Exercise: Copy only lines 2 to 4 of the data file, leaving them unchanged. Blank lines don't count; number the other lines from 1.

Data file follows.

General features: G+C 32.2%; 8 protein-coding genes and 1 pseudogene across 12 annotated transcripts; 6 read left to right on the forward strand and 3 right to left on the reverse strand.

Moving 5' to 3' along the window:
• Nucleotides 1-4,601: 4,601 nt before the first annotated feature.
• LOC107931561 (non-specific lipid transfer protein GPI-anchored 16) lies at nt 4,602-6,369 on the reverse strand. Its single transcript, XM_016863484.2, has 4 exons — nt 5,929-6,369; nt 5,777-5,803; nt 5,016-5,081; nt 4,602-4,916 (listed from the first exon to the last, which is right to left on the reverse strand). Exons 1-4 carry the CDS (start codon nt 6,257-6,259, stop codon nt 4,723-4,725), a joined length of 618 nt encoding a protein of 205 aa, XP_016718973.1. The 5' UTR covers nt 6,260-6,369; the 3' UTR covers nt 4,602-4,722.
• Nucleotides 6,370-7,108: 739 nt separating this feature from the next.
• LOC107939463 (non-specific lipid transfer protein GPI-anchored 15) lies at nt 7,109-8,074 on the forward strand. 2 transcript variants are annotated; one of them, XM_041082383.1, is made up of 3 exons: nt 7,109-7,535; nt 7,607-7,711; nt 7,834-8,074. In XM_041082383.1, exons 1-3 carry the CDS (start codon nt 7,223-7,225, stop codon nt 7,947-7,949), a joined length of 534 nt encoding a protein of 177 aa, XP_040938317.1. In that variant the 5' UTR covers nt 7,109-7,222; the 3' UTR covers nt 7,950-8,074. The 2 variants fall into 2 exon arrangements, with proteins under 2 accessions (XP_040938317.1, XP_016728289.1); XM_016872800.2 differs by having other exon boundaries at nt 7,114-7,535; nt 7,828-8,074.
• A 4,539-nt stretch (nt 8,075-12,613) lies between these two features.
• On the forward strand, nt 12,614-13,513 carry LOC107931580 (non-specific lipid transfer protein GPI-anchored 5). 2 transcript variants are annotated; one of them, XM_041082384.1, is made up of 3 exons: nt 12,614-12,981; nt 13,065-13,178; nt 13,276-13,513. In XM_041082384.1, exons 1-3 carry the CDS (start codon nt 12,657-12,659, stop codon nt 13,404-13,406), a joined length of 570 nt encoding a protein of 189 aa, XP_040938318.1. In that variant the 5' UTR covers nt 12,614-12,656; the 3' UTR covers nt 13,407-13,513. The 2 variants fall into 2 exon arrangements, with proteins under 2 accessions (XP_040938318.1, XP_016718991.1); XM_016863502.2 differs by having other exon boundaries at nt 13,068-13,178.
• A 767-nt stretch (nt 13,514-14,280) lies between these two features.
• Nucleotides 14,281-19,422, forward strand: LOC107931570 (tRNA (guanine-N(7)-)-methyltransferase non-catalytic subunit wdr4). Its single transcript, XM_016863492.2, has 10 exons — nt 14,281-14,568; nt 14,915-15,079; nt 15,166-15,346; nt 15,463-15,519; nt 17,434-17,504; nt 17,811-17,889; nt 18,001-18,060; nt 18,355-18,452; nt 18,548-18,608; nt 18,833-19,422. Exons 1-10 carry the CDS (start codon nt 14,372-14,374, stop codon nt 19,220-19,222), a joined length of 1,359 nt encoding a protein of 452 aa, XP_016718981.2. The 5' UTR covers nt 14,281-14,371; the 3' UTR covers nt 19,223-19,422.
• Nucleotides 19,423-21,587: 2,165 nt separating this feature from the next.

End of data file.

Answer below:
Moving 5' to 3' along the window:
• Nucleotides 1-4,601: 4,601 nt before the first annotated feature.
• LOC107931561 (non-specific lipid transfer protein GPI-anchored 16) lies at nt 4,602-6,369 on the reverse strand. Its single transcript, XM_016863484.2, has 4 exons — nt 5,929-6,369; nt 5,777-5,803; nt 5,016-5,081; nt 4,602-4,916 (listed from the first exon to the last, which is right to left on the reverse strand). Exons 1-4 carry the CDS (start codon nt 6,257-6,259, stop codon nt 4,723-4,725), a joined length of 618 nt encoding a protein of 205 aa, XP_016718973.1. The 5' UTR covers nt 6,260-6,369; the 3' UTR covers nt 4,602-4,722.